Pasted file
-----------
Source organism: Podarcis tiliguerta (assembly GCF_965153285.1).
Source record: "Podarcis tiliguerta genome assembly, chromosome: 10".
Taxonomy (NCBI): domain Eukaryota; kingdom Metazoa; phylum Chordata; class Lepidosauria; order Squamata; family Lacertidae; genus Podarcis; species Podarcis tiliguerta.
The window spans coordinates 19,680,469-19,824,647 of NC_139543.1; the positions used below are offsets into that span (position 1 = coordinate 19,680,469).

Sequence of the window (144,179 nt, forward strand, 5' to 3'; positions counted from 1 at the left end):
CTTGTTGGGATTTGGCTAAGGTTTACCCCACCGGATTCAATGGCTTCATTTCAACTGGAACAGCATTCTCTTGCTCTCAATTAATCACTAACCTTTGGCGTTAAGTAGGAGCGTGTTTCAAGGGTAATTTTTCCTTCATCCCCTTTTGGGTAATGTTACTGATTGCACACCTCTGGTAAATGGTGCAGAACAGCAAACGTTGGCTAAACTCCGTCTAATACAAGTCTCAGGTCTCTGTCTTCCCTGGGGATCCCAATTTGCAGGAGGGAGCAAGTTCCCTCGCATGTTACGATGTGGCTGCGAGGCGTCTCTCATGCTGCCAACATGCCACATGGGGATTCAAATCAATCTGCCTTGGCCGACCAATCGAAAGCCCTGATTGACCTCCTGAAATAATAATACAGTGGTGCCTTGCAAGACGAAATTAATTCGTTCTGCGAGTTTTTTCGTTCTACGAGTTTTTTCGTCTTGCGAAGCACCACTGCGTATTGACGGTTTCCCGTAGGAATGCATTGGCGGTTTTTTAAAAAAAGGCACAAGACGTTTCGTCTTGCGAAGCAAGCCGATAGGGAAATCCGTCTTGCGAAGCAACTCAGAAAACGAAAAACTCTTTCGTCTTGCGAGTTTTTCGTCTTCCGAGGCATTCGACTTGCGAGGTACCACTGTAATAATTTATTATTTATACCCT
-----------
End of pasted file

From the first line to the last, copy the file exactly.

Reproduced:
Source organism: Podarcis tiliguerta (assembly GCF_965153285.1).
Source record: "Podarcis tiliguerta genome assembly, chromosome: 10".
Taxonomy (NCBI): domain Eukaryota; kingdom Metazoa; phylum Chordata; class Lepidosauria; order Squamata; family Lacertidae; genus Podarcis; species Podarcis tiliguerta.
The window spans coordinates 19,680,469-19,824,647 of NC_139543.1; the positions used below are offsets into that span (position 1 = coordinate 19,680,469).

Sequence of the window (144,179 nt, forward strand, 5' to 3'; positions counted from 1 at the left end):
CTTGTTGGGATTTGGCTAAGGTTTACCCCACCGGATTCAATGGCTTCATTTCAACTGGAACAGCATTCTCTTGCTCTCAATTAATCACTAACCTTTGGCGTTAAGTAGGAGCGTGTTTCAAGGGTAATTTTTCCTTCATCCCCTTTTGGGTAATGTTACTGATTGCACACCTCTGGTAAATGGTGCAGAACAGCAAACGTTGGCTAAACTCCGTCTAATACAAGTCTCAGGTCTCTGTCTTCCCTGGGGATCCCAATTTGCAGGAGGGAGCAAGTTCCCTCGCATGTTACGATGTGGCTGCGAGGCGTCTCTCATGCTGCCAACATGCCACATGGGGATTCAAATCAATCTGCCTTGGCCGACCAATCGAAAGCCCTGATTGACCTCCTGAAATAATAATACAGTGGTGCCTTGCAAGACGAAATTAATTCGTTCTGCGAGTTTTTTCGTTCTACGAGTTTTTTCGTCTTGCGAAGCACCACTGCGTATTGACGGTTTCCCGTAGGAATGCATTGGCGGTTTTTTAAAAAAAGGCACAAGACGTTTCGTCTTGCGAAGCAAGCCGATAGGGAAATCCGTCTTGCGAAGCAACTCAGAAAACGAAAAACTCTTTCGTCTTGCGAGTTTTTCGTCTTCCGAGGCATTCGACTTGCGAGGTACCACTGTAATAATTTATTATTTATACCCT